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Summer days and night-shining clouds: The night sky in June

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The summer solstice falls on 21 June, bringing the longest day and shortest night of the year.

It marks the point on Earth’s orbit around the Sun where the tilt of our planet leans the northern hemisphere towards our star, providing more heat and light and marking the start of astronomical summer.

Despite these shorter nights, there are many wonderful sights to look out for this month.

Noctilucent or ‘night-shining’ clouds in the early morning skies above north Cornwall.
Noctilucent or ‘night-shining’ clouds in the early morning skies above north Cornwall. Notice how their silver-blueish glow is brighter than the surrounding sky, and different to the normal clouds, which appear much darker. Credit: Derek Smale.

Noctilucent clouds

Our planet’s tilt is responsible for the lighter nights we experience at this time of year.  This is because the Sun does not set as far below the horizon during the summer months.

This gives rise to a rare and beautiful phenomenon called noctilucent or ‘night shining’ clouds (NLCs).  These appear when tiny ice crystals that form around 80km (50 miles) up in our atmosphere - higher than any other cloud – are under-lit by the Sun as it passes just below the northern horizon throughout the summer nights.

These ice crystals are believed to be at a temperature of around -130 degrees centigrade and are only visible at certain latitudes (50 – 70 degrees from the equator), only appearing in the northern hemisphere between May and August each year.

While many night sky phenomena such as the aurora and meteor showers have been observed and recorded for thousands of years, the first record of NLCs appears only to have been in 1885.

Scientists believe this may have been linked to the massive volcanic eruption of Krakatoa in 1883, which changed the abundance of certain gases and dust in our atmosphere, making water-ice more likely to form at higher altitudes.

It is also believed that dust and metallic particles from small meteors that are continuously entering and burning up in our upper atmosphere, contribute to the formation of these clouds.

How to spot noctilucent clouds

Where to look

The formation of the ice crystals occurs high in the atmosphere in the colder air above Earth’s poles, so look north.  This will likely be the lightest part of the night sky at this time of year as the Sun lies just below the northern horizon.

When to look

The angle of the Sun’s light is most likely to illuminate ice-crystals forming in our upper atmosphere around an hour or two after sunset and before sunrise.

What to look for

While normal clouds appear darker against the night sky, noctilucent clouds seem to glow with a blue-ish tint.  This can be very pale, but brighter displays can appear a stunning electric blue.  The blue-ish glow can be key to identifying NLCs from towns and cities, where our light pollution tends to under-light normal clouds with a yellow-orange glow.

While normal clouds will dim or block the light of the stars beyond, the finer structure of NLCs very often allow the light of stars through.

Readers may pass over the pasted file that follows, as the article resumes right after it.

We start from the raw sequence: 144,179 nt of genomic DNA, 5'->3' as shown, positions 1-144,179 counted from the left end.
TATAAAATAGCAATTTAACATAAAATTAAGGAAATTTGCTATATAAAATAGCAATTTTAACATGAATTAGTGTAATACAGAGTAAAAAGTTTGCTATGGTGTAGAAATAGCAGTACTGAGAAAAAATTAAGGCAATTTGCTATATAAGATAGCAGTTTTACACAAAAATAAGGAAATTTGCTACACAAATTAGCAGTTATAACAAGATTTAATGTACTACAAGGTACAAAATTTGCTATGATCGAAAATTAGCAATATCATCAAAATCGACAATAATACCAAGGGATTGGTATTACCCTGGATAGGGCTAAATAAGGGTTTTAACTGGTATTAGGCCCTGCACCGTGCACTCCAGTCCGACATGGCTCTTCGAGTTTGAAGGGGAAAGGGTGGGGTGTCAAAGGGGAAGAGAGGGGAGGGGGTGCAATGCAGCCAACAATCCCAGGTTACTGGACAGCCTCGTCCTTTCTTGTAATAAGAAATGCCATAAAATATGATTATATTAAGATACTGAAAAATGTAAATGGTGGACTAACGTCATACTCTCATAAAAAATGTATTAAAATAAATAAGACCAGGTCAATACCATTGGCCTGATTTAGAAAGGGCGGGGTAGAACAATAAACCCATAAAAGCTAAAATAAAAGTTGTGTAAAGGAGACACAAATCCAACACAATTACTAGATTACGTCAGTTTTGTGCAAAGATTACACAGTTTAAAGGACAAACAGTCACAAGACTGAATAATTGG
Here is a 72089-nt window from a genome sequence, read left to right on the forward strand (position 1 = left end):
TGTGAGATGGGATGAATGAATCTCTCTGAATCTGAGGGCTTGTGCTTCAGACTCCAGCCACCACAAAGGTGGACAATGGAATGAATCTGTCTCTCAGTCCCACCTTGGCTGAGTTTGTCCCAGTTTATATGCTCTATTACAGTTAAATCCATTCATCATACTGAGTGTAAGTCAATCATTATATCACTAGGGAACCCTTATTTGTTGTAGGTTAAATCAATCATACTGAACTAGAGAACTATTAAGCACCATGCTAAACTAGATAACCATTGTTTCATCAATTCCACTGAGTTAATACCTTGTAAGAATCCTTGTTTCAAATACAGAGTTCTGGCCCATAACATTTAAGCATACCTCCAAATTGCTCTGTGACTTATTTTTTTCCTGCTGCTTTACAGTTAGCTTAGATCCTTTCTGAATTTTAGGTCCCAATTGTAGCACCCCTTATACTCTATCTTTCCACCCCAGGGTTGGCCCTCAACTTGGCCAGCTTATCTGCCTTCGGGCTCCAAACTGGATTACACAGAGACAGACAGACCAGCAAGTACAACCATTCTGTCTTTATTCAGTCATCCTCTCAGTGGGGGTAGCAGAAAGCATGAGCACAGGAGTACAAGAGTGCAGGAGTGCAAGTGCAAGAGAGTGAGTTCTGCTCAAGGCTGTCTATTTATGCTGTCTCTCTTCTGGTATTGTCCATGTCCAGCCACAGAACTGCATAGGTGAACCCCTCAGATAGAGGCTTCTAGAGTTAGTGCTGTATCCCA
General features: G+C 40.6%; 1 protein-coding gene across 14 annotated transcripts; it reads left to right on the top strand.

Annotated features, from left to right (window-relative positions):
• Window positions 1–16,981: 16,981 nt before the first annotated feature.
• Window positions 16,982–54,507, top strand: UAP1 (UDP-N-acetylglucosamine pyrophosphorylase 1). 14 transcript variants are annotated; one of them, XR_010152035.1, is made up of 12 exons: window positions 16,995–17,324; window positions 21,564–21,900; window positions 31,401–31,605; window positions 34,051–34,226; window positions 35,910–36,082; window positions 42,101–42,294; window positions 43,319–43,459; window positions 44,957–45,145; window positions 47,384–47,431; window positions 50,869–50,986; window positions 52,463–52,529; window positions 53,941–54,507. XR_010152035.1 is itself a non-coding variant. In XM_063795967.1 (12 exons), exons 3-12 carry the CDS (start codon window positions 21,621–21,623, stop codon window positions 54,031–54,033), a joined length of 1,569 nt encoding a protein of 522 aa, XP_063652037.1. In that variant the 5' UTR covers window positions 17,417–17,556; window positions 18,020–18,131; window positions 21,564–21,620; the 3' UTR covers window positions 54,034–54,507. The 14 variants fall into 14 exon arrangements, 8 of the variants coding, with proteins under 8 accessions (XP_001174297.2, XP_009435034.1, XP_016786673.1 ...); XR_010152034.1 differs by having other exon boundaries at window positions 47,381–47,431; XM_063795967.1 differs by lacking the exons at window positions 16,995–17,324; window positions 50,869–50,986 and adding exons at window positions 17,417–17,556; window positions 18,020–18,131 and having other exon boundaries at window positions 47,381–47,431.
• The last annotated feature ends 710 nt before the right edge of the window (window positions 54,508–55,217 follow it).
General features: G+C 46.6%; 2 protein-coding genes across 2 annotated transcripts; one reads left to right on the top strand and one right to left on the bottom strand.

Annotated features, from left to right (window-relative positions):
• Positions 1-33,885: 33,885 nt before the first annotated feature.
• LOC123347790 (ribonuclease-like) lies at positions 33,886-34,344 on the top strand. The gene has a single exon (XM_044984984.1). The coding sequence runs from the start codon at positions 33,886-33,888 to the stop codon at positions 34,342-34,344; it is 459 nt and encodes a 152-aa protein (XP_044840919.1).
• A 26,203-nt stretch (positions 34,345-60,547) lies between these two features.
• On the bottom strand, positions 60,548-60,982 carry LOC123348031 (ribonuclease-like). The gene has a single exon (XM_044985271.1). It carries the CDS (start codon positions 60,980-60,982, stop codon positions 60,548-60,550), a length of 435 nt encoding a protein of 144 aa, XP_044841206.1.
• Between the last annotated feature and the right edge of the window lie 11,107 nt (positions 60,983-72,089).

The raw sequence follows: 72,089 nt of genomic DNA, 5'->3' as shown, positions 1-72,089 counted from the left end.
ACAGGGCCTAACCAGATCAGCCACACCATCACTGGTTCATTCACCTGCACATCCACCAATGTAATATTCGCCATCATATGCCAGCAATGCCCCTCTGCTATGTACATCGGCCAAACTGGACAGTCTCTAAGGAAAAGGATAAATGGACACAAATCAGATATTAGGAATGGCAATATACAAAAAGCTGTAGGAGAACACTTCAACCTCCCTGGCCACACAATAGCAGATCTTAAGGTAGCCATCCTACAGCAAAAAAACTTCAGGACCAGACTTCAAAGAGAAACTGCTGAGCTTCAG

Another way of identifying NLCs is through their structure.  While normal clouds have the classic ‘fluffy’ appearance, NLCs tend to appear more finely structured, with distinct and often straight lines or even grid-like patterns within them.

Venus setting in the west as daylight fades.
Venus setting in the west as daylight fades. It’s the brightest object in our night skies apart from the Moon. Here it outshines the sixth brightest star Capella (middle-right in the constellation Auriga). The fuzzy patch of stars in the top-left is the Beehive Cluster in the constellation of Cancer the Crab. Credit: Derek Smale.

The Moon and planets

Venus is the highlight of our evening skies over the coming weeks.  The planet becomes visible soon after the Sun sets in the west and gets steadily brighter as the skies darken.

Venus is currently around 100 million kilometres (60 million miles) away from us, and shines brightly because of its reflective atmosphere; a thick, toxic mixture of carbon dioxide and sulphuric acid that reflects the Sun’s light.

Did you know?

Venus spins so slowly on its axis that one day on the planet lasts around 243 Earth days. That’s actually longer than it takes for Venus to orbit the sun (225 Earth days), meaning a Venusian day is actually longer than a Venusian year!

Mars currently lies a short distance up and left from Venus, as the two pass through the constellation of Cancer (the Crab) this month heading towards Leo, which we featured in last month’s blog.

Our two planetary neighbours are joined by a waxing 15% illuminated Moon on the evenings of 21 – 22 June.

Mars captured by the European Space Agency’s ‘Mars Express’ spacecraft.
The European Space Agency’s ‘Mars Express’ spacecraft celebrates 20 years in space this month. It has been in orbit around Mars since December 2003, and photographs taken by this spacecraft have been compiled to create this wonderful image of the red planet. You can learn more about this image and the Mars Express mission here. Credit: ESA/DLR/FU Berlin/G. Michael, CC BY-SA 3.0 IGO.

As Venus and Mars set in the north-west at around midnight, Saturn begins to rise in the south-east, followed a couple of hours later by Jupiter.

Early risers can spot Saturn next to a 60% illuminated Moon on the morning of 10 June, while Jupiter appears to have a very close encounter with the waning, 15% illuminated moon on the morning of 14 June.

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